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All News tagged "biology"

Zak Brodnik in the lab

Zak Brodnik Wants to Change How You Think About Addiction

As a doctoral candidate in neuroscience in the Drexel University College of Medicine, Zak Brodnik’s work focuses on the biology underlying drug-use disorders, and he has a message he wants to deliver alongside his research.
Provost Brian Blake with honoree Alison Kenner.

Drexel Honors Outstanding Faculty Achievements at Year-End Awards

At the annual Faculty Recognition Awards Ceremony on May 24, Drexel acknowledged the faculty and staff members whose scholarship, service and teaching contribute so much to the University and its students.
A fruit fly standing on an evergreen branch

Common Artificial Sweetener Likely a Safe, Effective Birth Control, Pesticide for Insects, Drexel Study Finds

Erythritol, a non-nutritive sweetener found in products like Truvia, has proven effective in killing fly larvae and slowing down their egg production, making it a good candidate for human and pet-safe pesticide use.
A dyed green image of a fibers in a human hippocampus

Treatment Window for Fragile X Likely Doesn’t Close After Childhood, Drexel Study Finds

A Drexel University-led study looked into human and rat brain samples and found that the biological structures potentially contributing to Fragile X syndrome are present in adult brains — something that mouse samples did not show.
A microscopic image of a tumor cell migrating through collagen.

The Way You Move: Tumor Cells Move Differently Than Normal Ones

A new study by a Drexel biology professor determined that tumor cells can’t move the same way that normal cells do to get through tight squeezes in the body, opening up the potential for future, targeted therapies.
Fibroblasts

Sleeping Cells’ Survival Instincts: A Double-Edged Sword?

For researchers who study aging, a central riddle remains: If the human body has evolved to protect itself, why are cells unable to cope with the challenges associated with getting old?
Senior Vice Provost for Research Aleister Saunders.

Q&A With Senior Vice Provost for Research Aleister Saunders

University research typically is a fairly insular endeavor, played out at the department level with little cross-pollination among the various disciplines. Senior Vice Provost for Research Aleister Saunders is trying to widen that view. He has been advocating a university-wide approach to research, looking for those areas where Drexel can support and encourage investigations that cut across departments and disciplines.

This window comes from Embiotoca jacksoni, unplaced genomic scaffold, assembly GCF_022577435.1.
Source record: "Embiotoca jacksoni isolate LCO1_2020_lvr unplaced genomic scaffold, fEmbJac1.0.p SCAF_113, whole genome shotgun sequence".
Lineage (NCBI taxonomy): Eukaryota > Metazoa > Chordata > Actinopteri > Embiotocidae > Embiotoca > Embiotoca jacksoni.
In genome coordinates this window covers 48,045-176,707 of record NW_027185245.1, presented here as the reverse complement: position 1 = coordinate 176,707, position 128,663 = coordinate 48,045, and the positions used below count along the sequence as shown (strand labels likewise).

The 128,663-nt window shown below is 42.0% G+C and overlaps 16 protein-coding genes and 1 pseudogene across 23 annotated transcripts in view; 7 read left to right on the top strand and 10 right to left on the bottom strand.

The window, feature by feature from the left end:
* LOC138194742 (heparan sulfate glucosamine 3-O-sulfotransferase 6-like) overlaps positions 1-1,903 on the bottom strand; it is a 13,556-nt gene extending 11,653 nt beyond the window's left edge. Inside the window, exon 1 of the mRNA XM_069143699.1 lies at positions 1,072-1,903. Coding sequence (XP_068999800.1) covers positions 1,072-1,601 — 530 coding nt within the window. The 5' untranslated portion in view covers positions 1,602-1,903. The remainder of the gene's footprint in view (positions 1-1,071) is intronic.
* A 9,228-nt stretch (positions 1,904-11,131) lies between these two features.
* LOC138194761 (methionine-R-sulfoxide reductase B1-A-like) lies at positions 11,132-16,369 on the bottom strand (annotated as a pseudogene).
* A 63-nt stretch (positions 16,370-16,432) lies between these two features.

Labidus Praedator. Photo by Dinesh Rao.

Mountaineering Ants Use Body Heat to Warm Nests

Underground army ants can keep their nests — called bivouacs — warm with their body heat; this social warming may enable fragile offspring to survive in chilly mountain forests , according to Drexel University researchers.
A fruit fly on a compost pile. Photo by John Tann.

Ladykiller: Artificial Sweetener Proves Deadly for Female Flies

In testing multiple artificial sweeteners, a Drexel University research team found that one was particularly deadly for female fruit flies — and left males relatively untouched.
A giant panda cooling off with a block of ice. Photo by Mingxi Li.

Pandas Don’t Like It Hot: Temperature, Not Food is Biggest Concern for Conservation

China’s bamboo supply is more than enough to support giant pandas after it was discovered that they have bigger appetites than originally believed, but climate change could destroy their plentiful food source anyway.
This year's co-op award winners are pictured. Bottom row left to right: Lynn Gotuaco, Conchita Taylor, Chau Dang, Angelique Giannascoli and Sarah Griggs. Back row left to right: Sandra Petri, Arvid Roach and Brandon Katz.

Celebrating the Best of Drexel’s Historic Co-op Program in 2016

Drexel’s annual Cooperative Education Awards honored outstanding co-op students and employers alike.
Red-eared monkey. Photo by Ian Nichols/National Geographic.

Gun Hunting Could Lead to Extinction of Threatened Primates on African Island

A study conducted by a team led by Drexel University scientists found that gun hunting on Bioko Island correlates significantly with lower numbers of the majority of the island’s primate species.